Musings from the Power List: Rachel Popelka-Filcoff
Here, Rachel tells us about the instrument she couldn’t live without, the biggest challenge facing the field, and what she might be doing in another life...
Is there a particular instrument you would not have been able to live without over the past 10 years?
All the various forms of X-ray spectroscopy and their associated instrumentation have been invaluable to my research. Hand-held portable X-ray fluorescence (PXRF), scanning electron microscopy with energy dispersive spectroscopy (SEM-EDS), high-resolution X-ray microscopy (XFM) – all of these methods have their own advantages for compositional analysis and elemental mapping. In the field of archeological science, where taking samples may not be possible, techniques that are non-destructive and/or non-invasive are vitally important.
What is the single biggest challenge facing the field in 2021 – and beyond?
From an analytical scientific perspective within my own area of research, the next biggest challenge is to make analytical science more responsive to archeological science. Many of the techniques in archeological science are adapted from analytical approaches in other fields and sometimes methods developed from archeological science can be used in a related field such as forensic chemistry. However, each research question has its own requirements and are not necessarily universally adaptable.
From a social perspective, as with many areas of science, there are roughly equal numbers of women and men with undergraduate university degrees. However, there is still under-representation of women in higher levels and leadership within all science fields. I’d like to think the situation will be improved for the next generation, but it’s clear that societal opinions and views on scientists still need to change. In many cases, what we see in society and the workplace are perhaps less direct sexist or racist comments, rather incorrect perceptions or stereotypes of the capabilities of women and underrepresented groups as leaders in science. These perceptions not only limit the possibilities of women or underrepresented groups, but also the overall potential of society.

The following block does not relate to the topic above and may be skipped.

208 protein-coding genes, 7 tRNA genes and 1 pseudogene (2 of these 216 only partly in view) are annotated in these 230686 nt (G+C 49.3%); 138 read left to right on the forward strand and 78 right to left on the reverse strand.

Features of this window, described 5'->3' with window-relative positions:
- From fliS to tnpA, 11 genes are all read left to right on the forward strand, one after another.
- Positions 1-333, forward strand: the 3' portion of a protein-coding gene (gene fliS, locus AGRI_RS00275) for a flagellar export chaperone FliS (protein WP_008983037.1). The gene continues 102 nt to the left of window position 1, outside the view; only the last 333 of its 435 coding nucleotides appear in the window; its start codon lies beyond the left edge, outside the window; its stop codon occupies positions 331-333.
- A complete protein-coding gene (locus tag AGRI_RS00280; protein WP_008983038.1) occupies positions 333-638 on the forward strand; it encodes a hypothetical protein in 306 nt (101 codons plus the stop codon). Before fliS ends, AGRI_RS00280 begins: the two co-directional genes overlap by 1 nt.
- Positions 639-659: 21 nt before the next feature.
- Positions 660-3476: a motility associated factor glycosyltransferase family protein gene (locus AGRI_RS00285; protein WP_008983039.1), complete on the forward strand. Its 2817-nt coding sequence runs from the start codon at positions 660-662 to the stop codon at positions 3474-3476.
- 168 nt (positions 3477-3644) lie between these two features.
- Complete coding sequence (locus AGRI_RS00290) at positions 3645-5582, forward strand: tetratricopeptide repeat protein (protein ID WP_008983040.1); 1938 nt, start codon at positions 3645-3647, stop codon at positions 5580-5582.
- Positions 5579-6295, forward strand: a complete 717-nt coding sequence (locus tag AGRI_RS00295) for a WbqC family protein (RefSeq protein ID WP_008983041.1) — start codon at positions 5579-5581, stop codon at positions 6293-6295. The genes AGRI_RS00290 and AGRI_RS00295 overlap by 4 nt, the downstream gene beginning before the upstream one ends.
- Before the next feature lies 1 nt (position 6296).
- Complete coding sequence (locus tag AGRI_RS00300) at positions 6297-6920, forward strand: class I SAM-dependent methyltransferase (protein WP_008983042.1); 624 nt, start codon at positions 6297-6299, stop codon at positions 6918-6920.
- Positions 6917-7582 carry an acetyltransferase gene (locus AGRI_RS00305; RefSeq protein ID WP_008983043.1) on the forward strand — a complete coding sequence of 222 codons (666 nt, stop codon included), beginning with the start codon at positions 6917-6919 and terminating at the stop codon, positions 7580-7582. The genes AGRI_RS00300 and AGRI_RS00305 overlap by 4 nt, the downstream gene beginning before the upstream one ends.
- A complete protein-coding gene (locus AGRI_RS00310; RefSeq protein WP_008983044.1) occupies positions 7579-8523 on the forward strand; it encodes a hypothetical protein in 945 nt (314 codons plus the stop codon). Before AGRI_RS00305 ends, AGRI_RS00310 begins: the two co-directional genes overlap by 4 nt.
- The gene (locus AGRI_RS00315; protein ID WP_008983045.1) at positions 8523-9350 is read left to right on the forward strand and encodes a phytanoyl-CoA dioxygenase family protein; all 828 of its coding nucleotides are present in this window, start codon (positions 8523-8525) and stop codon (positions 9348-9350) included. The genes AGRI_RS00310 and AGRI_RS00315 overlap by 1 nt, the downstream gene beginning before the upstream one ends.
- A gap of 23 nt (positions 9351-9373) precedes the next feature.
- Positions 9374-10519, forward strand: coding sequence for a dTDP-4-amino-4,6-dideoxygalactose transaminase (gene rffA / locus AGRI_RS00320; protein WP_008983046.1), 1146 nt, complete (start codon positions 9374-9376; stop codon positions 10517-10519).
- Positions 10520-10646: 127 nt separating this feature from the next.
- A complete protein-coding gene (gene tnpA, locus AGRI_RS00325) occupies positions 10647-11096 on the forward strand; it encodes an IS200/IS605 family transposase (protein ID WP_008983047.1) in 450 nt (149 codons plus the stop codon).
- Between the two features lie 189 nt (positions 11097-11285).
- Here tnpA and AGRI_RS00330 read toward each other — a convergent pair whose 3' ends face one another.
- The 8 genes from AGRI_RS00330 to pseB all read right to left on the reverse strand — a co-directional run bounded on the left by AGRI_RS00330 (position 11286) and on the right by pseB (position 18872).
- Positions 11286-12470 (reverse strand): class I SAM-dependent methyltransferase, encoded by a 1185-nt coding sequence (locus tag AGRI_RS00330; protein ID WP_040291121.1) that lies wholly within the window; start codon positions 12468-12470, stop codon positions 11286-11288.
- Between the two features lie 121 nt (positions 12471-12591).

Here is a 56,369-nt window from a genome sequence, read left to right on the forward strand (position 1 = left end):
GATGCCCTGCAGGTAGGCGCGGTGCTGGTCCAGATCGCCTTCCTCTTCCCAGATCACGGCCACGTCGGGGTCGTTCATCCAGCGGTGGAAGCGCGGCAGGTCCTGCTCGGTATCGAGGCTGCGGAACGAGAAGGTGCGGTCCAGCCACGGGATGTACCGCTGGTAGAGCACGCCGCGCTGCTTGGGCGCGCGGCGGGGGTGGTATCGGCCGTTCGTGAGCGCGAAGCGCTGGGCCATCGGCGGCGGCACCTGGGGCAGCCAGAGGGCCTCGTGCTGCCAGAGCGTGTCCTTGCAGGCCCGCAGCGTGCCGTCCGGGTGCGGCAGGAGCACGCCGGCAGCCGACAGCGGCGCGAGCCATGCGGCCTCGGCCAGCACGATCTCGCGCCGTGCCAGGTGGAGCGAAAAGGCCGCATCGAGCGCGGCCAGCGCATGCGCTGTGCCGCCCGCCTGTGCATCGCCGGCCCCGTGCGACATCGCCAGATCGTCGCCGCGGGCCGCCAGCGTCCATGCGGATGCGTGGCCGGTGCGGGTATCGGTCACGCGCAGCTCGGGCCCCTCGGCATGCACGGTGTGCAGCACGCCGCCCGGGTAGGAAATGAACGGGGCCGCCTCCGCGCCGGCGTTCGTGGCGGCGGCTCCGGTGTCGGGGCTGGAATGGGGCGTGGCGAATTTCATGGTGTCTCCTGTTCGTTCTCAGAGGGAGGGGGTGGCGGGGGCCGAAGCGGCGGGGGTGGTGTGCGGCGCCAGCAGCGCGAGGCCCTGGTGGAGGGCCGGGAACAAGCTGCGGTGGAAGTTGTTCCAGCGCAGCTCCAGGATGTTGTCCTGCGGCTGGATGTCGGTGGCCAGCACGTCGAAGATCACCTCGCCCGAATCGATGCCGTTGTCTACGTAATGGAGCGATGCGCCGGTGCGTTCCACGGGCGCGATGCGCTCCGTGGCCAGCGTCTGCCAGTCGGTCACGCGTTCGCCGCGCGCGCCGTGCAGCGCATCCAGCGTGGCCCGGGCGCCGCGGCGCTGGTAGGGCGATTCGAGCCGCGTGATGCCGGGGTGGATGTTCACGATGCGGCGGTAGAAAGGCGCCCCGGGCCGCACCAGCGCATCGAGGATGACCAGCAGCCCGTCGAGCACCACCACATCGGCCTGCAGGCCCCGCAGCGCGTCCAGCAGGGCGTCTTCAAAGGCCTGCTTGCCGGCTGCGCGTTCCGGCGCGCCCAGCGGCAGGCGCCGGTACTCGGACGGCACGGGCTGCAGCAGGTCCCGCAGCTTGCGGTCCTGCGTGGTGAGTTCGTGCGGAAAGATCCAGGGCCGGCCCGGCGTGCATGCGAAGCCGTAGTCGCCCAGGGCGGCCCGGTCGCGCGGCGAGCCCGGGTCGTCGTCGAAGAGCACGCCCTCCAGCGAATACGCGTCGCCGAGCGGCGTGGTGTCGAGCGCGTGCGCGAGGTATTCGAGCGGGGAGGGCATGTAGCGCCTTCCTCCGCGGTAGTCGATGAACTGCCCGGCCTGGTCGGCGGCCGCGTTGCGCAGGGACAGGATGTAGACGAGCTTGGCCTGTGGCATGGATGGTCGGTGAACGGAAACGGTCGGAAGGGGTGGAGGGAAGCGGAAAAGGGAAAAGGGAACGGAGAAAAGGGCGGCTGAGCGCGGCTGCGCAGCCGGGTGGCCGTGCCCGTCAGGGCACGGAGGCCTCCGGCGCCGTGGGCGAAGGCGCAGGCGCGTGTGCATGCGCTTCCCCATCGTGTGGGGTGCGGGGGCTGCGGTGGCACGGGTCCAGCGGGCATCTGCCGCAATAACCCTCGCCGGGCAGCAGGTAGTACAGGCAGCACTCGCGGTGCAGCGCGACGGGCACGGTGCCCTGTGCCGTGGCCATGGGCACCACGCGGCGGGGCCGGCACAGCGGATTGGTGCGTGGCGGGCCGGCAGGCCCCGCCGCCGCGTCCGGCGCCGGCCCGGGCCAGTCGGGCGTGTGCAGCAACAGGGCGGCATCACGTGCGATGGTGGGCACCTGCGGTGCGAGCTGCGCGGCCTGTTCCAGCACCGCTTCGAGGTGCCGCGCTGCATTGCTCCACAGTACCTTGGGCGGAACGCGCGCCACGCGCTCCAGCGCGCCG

If you weren’t an analytical scientist, what would you be doing?
If I was not an analytical scientist, I would be in another role that also offered a diversity of experiences and incorporated different perspectives on the research question and analysis of geological materials. I value the importance of the field, the library, and the laboratory, so perhaps a palaeontologist?
Who are your heroes and mentors?
I’d like to acknowledge all my mentors and supervisors throughout my career – particularly the female analytical chemists and mentors who are 5–10 years ahead of me in their careers. These women not only demonstrate excellence in science, but are also role models in leadership that support everyone. They are Claire Lenehan (Flinders University), Amanda Ellis (University of Melbourne) and Liz Mackey (NIST). I acknowledge all the times that I requested their advice as well as when they actively sought me out to mentor.
What advice do you have for those following in your footsteps?
Explore and stay true to your passions. As archeological science and analytical science cross disciplines, you may feel encouraged to be limited to a particular direction. The intersection of natural and social science and their perspectives is where the excitement happens.
Rachel Popelka-Filcoff is Rock Art Australia Minderoo Chair in Archaeological Science, School of Geography, Earth and Atmospheric Sciences, Faculty of Science, The University of Melbourne, Australia